“The road to Auschwitz isn’t so long…” | Jean Boulle Luxury | Scoop.it
Mengele was educated in a Germany permeated by this thinking. At Munich University, he earned his Ph.D. under the tutelage of Professor T. Mollinson, an expert in the field of “racial hygiene”. Later, he studied with Baron von Verschuer enforcing the Race Law. It was Professor von Verschuer who appointed Mengele an assistant physician even before he had finished his degree. Later, the same academic world that educated Mengele would fund the lab at Auschwitz in which the SS physician performed his cruel experiments. And it was the academic institutions of Germany that received “specimens”, body parts of people killed by Mengele, for their own research.

None of this excuses Mengele. It does demonstrate that he didn’t spring fully formed from his own imagination. He was a product of his times, the logical expression of ideas that were broadly accepted in German legal and medical circles in the 1920s and 30s. Mengele’s hundreds of thousands of victims are the final, terrible result.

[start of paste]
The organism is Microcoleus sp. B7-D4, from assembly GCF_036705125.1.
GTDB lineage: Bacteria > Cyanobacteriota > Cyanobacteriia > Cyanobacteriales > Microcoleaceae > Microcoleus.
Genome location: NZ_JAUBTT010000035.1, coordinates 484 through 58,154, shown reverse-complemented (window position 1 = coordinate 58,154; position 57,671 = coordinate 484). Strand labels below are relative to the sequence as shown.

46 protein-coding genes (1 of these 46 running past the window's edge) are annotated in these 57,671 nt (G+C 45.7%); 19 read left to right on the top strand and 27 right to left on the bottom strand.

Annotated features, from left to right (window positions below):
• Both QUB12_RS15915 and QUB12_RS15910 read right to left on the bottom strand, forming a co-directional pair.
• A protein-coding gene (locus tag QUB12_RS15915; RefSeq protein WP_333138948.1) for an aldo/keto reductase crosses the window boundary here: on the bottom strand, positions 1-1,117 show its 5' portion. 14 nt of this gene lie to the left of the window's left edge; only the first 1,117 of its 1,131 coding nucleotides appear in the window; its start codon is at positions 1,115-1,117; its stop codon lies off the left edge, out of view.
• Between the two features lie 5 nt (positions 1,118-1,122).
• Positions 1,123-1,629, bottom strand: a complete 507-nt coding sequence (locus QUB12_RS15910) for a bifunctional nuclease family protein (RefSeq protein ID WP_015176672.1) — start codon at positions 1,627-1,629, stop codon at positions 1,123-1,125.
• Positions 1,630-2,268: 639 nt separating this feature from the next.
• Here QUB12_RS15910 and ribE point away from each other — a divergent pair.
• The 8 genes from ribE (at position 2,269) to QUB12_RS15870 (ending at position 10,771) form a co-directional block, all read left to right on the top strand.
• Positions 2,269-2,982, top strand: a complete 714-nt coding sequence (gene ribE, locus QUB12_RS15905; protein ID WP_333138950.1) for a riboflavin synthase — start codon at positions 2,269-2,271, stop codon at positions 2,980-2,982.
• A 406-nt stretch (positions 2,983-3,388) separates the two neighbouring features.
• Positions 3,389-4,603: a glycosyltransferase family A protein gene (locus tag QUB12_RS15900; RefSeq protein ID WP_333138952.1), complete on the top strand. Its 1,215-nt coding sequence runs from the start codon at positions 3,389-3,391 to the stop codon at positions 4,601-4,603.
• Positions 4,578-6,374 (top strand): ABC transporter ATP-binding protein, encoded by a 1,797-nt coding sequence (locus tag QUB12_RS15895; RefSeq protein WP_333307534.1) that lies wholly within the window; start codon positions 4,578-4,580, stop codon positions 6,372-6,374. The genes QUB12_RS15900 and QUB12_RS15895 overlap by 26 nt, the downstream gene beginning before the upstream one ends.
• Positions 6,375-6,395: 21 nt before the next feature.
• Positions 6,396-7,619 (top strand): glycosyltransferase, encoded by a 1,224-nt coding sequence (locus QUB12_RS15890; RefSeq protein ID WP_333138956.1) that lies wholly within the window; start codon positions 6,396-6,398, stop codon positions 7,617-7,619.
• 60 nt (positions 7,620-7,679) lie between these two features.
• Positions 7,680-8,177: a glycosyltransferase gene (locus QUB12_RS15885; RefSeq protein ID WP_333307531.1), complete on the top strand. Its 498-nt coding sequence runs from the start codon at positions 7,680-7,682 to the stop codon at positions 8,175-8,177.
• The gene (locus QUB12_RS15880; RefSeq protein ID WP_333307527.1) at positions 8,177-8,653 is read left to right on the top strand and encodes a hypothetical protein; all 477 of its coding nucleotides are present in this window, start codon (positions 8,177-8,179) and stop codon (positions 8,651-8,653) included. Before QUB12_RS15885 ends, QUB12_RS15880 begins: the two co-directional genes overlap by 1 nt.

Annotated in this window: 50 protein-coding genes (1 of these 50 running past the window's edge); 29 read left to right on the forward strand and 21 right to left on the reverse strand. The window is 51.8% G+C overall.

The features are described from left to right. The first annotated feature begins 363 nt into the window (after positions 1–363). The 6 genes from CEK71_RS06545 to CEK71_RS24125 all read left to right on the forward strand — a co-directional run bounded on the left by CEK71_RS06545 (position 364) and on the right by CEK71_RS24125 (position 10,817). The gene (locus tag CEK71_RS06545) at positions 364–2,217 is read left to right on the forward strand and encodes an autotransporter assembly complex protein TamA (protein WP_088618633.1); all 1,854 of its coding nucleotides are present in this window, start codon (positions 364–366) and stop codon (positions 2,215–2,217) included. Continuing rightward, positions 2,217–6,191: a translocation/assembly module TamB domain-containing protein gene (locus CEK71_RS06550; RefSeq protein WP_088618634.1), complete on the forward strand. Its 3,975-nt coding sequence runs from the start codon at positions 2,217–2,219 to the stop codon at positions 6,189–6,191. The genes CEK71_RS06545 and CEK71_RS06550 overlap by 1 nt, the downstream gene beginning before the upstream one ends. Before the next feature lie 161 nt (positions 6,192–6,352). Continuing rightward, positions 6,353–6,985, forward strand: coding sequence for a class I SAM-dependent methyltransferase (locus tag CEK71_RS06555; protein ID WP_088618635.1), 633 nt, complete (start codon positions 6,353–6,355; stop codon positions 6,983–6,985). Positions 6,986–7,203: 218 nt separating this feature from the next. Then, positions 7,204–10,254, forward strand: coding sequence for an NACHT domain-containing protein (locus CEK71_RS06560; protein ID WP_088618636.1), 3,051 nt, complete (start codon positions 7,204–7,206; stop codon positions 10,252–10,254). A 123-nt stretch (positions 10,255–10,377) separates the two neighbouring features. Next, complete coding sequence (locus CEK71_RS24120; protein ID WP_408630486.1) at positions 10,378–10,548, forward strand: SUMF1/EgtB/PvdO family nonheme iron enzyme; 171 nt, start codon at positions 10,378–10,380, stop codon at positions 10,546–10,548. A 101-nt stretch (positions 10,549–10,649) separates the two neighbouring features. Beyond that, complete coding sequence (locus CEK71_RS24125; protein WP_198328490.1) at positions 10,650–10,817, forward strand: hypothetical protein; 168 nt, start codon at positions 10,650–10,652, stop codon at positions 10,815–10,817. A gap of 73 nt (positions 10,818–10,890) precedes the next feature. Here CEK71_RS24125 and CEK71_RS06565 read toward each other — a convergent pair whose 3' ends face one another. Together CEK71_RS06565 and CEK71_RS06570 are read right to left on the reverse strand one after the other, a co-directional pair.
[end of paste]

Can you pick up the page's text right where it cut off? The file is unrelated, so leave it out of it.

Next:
As the screenplay for After the Truth has defense attorney Peter Rohm saying during his closing argument, “The road to Auschwitz isn’t so long, as long as you take it one step at a time.”

Given the ongoing debate about Planned Parenthood and the defenses many are making for their practices of harvesting organs and body parts from the unborn, this film offers viewers a chance to see where we are along that road. And a chance to look in the mirror and see what we, as a nation, can see in ourselves. Is it a pretty picture?